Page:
The executive vice president of the American Medical Association, James S. Todd, M.D., announced last week that he will retire when his contract expires in June 1996.
Todd has served as the AMA's top executive since 1990. He decided to retire, he said, because he had largely fulfilled the objectives he set for himself when he took the job.
"It's also time for a younger person to speak for the AMA. The average age of doctors is considerably lower than mine," said Todd, who is 63.
Todd, a surgeon in Ridgewood, N.J., joined the AMA in 1985 as senior deputy executive vice president. He was a member of the board of trustees from 1980 to 1984.
In a written statement, the AMA said Todd would leave an "indelible" mark on the association and the medical profession. He changed the way the organization operates and carried it "through one of the most turbulent and challenging eras in its history," including President Clinton's healthcare reform bill debate. The AMA also developed a new strategic plan under Todd and is going through the first stages of its implementation.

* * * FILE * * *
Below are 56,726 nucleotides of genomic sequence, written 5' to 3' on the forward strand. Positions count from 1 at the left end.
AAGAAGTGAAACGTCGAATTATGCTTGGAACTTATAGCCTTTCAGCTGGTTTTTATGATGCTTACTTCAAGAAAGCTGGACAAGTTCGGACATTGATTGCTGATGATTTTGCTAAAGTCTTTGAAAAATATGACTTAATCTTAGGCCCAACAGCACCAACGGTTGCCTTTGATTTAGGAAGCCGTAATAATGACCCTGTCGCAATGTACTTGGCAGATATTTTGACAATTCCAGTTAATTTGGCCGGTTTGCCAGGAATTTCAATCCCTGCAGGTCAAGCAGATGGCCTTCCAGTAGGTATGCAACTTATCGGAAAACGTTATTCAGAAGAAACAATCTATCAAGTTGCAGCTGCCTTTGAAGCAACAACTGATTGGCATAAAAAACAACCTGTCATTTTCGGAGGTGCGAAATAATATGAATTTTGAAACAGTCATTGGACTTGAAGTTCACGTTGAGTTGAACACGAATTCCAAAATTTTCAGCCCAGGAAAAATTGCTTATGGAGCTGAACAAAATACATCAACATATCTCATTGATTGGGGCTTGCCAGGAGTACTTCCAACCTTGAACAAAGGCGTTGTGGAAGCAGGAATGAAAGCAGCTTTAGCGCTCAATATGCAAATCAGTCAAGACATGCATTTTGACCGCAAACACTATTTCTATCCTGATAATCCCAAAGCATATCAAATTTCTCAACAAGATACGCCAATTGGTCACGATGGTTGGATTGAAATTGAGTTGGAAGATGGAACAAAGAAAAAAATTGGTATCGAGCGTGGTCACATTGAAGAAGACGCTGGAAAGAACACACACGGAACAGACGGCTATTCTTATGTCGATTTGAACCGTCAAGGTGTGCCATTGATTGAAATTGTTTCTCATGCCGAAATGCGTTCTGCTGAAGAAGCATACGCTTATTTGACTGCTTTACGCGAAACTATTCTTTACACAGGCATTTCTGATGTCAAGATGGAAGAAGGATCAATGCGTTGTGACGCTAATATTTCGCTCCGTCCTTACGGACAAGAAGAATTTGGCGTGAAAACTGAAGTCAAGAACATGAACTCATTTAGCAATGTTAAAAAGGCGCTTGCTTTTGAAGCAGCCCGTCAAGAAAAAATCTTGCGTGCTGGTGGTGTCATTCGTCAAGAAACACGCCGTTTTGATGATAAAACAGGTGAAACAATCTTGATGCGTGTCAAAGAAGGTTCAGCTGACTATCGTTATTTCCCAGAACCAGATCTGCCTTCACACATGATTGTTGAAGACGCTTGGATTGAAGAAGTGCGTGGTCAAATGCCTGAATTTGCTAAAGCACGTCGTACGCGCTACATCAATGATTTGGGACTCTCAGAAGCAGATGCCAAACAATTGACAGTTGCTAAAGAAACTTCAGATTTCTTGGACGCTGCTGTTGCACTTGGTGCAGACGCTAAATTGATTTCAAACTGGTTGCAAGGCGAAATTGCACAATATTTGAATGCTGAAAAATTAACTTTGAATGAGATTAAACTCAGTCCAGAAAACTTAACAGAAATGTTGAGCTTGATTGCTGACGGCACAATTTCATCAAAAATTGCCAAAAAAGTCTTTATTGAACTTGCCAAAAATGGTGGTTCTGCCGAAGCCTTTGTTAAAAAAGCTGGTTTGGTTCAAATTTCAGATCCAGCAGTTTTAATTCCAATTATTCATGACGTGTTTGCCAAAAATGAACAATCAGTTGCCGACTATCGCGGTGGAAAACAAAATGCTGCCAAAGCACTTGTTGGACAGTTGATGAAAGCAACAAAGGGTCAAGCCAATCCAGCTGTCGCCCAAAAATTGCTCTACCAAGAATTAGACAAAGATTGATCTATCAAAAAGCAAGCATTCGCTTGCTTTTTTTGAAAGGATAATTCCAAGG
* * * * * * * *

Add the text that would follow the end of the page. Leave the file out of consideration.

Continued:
Sidney Wolfe, M.D., head of Public Citizen's Health Research Group-a consumer-advocacy organization-and a longtime critic of the AMA, said Todd's views are far more progressive than those of the AMA on matters such as the organization's financial support of congressmen sympathetic to tobacco interests.
"Todd must be leaving frustrated that the organization has not moved much farther forward than it has," Wolfe said.
Todd has written numerous articles on professional liability in healthcare and is a past president of the Physician Insurers Association of America.
Todd, who made $452,000 a year in the post, will assist the board as it undertakes a search for his replacement.